Sierra Leone After Elections- Politics as Usual?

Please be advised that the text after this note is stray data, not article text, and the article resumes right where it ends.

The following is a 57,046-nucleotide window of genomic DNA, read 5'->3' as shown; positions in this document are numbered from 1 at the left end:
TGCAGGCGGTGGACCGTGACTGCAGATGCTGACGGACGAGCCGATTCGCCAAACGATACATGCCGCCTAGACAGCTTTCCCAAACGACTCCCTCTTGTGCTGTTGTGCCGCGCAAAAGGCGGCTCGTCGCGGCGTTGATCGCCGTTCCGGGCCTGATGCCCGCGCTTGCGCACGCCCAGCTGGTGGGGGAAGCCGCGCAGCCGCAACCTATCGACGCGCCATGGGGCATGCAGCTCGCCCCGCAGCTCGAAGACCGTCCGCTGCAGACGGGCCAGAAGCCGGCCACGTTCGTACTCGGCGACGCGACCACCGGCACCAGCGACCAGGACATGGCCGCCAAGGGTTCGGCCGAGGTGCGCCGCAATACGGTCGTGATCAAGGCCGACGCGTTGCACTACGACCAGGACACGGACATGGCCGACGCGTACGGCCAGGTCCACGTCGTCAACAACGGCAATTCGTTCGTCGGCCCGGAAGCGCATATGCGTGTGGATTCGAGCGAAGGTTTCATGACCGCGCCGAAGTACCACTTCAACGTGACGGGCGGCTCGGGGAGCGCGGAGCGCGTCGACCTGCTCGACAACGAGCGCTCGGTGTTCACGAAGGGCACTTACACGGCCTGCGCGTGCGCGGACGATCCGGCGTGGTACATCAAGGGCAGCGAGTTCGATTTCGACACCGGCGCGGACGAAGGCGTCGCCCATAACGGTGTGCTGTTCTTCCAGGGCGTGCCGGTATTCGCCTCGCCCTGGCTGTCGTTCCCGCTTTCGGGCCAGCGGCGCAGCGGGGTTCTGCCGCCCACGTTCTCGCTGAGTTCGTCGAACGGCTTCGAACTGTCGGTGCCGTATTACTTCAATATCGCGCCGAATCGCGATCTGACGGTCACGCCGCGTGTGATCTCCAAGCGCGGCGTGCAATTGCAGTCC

Sierra Leone continues to make remarkable progress in ending its eleven-year civil war. There is no longer active fighting, and the army and police are fully deployed across the country. The battlefield capacity of the insurgents, the Revolutionary United Front (RUF), has been significantly diminished, and their political arm, the Revolutionary United Front Party (RUF-P), fared poorly in the May 2002 elections that saw President Ahmed Tejan Kabbah re-elected in a landslide with just over 70 per cent of the vote and his party win an overwhelming majority of seats in parliament. Those elections were the first major test for the country following completion of the disarmament process and the official declaration of the end of the war in January 2002. This was the first truly non-violent vote in the country?s history, in large part because of the substantial international peacekeeping presence. However, a number of concerns are on the horizon that could threaten long term peace prospects. First, there were many questions about the fairness of the electoral process and the level of fraud and coercion that shrouded it. Secondly, the returns revealed potentially dangerous divisions between the army and President Kabbah?s ruling Sierra Leone People?s Party (SLPP). A large majority of the security forces voted for Kabbah?s opponents, indicating there is at least some animosity between the executive branch and the armed forces. Thirdly, the elections also demonstrated that ethnic tensions between Temne in the North and Mende in the South and in the central part of the country remain significant. These underscore the need for a more inclusive government in Freetown. President Kabbah?s SLPP party swept votes across the South and East while its main rival, the All People?s Congress party (APC), maintained its stronghold in the North. The results left Sierra Leone dangerously close to single party rule, with an executive branch and a parliament heavily dominated by the SLPP. Regrettably, President Kabbah appears to have emerged from his victory with diminished commitment to the peace process. He has done little to establish a cabinet that is broad based, inclusive and designed to promote the goals of national reconciliation. The international community has expended time, effort, and approximately U.S.$2 billion in an expensive but so far successful peacekeeping mission. This investment made the election possible, but it is still too soon to declare victory. Many root causes of the war, particularly the culture of ?winner-take-all politics?, have not been eliminated. The election will only be significant if accompanied by fundamental reforms that begin to change Sierra Leone?s political landscape. The international community needs to use the post-election period to work hard at consolidating the peace process. The newly elected government has six months before the start of the dry season ? when conflict could resume ? to tackle problems. Reform of the security forces must continue. Aside from the divisions revealed by the vote, there are still considerable question marks concerning the capability of the security forces to secure the country and the capacity of local militias to challenge their authority. Renewed conflict in neighbouring Liberia reinforces the need for the United Nations Mission in Sierra Leone (UNAMSIL) and the British military and police training teams to remain. President Charles Taylor of Liberia retains destabilising regional ambitions and the tools to pursue them, despite his current domestic difficulties, including elements of the RUF insurgents and Kamajor militias now inside Liberia that he can redirect against Sierra Leone?s still fragile peace structures. The Kabbah administration must also tackle the corruption that permeates all levels of government and society. The international community has assisted in developing accountability systems, but other measures are still needed, such as in